The Federal Reserve Board, under pressure from consumer groups, yesterday reinstated a policy of forcing creditors to notify consumers of their right to get out of certain types of loans, the so-called cooling-off period.

The cooling-off period is the time in which a consumer can think over the credit arrangement and possibly cancel it.

Last year the board amended a regulation granting an exception to the cooling off notification requirement in cases in which consumers pledged their homes as security in open-ended credit arrangements.

That amendment stated that a creditor who is not the same person as the seller of goods purchased on credit, doesn't have to notify the purchaser of his right to cancel at each separate advance.

Notice of the right to cancel an open-ended credit transaction secured by a home mortgage must be given only when the credit plan is increased, whenever terms of the account are changed, whenever a security interest in a home is added to an existing credit plan and once annually, the board said in its amendment.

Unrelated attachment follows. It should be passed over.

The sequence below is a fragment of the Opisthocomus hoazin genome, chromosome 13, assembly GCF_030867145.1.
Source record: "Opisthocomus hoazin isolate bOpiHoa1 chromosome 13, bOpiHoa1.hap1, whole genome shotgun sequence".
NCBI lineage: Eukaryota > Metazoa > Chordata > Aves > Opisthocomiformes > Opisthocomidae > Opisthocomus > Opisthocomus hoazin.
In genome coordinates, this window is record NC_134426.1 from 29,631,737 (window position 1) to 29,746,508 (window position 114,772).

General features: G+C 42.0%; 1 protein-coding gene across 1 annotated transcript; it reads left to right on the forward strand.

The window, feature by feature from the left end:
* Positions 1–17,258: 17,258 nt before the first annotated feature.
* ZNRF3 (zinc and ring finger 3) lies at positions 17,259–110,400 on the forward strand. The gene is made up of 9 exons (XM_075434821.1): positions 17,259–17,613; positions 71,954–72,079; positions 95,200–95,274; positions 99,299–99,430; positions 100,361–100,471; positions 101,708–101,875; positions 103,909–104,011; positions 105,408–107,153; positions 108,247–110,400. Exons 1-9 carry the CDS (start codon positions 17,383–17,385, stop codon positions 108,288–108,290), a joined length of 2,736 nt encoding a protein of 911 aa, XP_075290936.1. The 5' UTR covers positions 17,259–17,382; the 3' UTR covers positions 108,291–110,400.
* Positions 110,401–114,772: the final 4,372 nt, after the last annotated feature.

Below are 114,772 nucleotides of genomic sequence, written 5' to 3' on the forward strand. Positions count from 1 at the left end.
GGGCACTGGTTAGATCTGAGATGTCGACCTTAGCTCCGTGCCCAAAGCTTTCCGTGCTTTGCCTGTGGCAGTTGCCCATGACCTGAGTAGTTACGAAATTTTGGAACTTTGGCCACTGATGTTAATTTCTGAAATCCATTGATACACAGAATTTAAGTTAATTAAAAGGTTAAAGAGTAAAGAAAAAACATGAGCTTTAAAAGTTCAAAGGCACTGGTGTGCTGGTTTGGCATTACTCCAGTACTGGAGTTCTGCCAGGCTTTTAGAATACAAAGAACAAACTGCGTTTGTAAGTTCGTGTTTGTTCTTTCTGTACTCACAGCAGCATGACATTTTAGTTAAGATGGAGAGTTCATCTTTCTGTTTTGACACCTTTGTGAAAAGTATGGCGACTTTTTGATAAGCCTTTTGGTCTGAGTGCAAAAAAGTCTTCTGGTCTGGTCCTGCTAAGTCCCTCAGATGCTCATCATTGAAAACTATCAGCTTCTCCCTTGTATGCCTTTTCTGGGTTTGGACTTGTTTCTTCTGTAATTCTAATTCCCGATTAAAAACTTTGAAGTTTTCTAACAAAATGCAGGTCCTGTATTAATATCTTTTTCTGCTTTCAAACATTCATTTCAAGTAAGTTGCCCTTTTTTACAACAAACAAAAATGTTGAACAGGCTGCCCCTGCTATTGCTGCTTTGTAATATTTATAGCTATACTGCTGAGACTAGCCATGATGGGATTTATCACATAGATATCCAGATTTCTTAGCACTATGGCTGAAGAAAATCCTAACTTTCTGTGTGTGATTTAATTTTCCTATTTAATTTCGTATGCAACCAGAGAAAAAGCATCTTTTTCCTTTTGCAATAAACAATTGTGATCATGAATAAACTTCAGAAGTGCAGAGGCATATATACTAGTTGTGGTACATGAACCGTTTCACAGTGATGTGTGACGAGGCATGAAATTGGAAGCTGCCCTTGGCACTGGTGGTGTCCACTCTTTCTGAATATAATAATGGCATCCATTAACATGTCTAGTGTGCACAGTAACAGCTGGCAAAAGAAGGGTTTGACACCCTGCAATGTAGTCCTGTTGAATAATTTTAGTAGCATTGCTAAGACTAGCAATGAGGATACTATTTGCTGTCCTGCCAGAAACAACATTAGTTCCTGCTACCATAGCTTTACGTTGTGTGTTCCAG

However, after the amendment was adopted the Consumers Union challenged the action in court and several other consumer groups protested the board's decision. Last February the board held hearings in which it received about 160 comments on the amendment.

In reversing itself yesterday "the board took into consideration the concern expressed by some members of the Congress and the Board's Consumer Advisory Council, consumer representatives, and federal, state and local government agencies that consumers might be led unawares into more debt than they could afford and might be led unawares into more debt than they could afford and might as a result lost their homes -- a consequence that the right of recission is intended to help prevent," it said in a statement.

"The board also considered three other factors: the potentially unfair competitive advantage that the amendment gives to nonseller creditors' the fact that few creditors are offering plans pursuant to the amendment, and the fact that creditors can feasibly offer lines of credit secured by a customer's residence even if each use of the line is subject to the right of recission," the board said.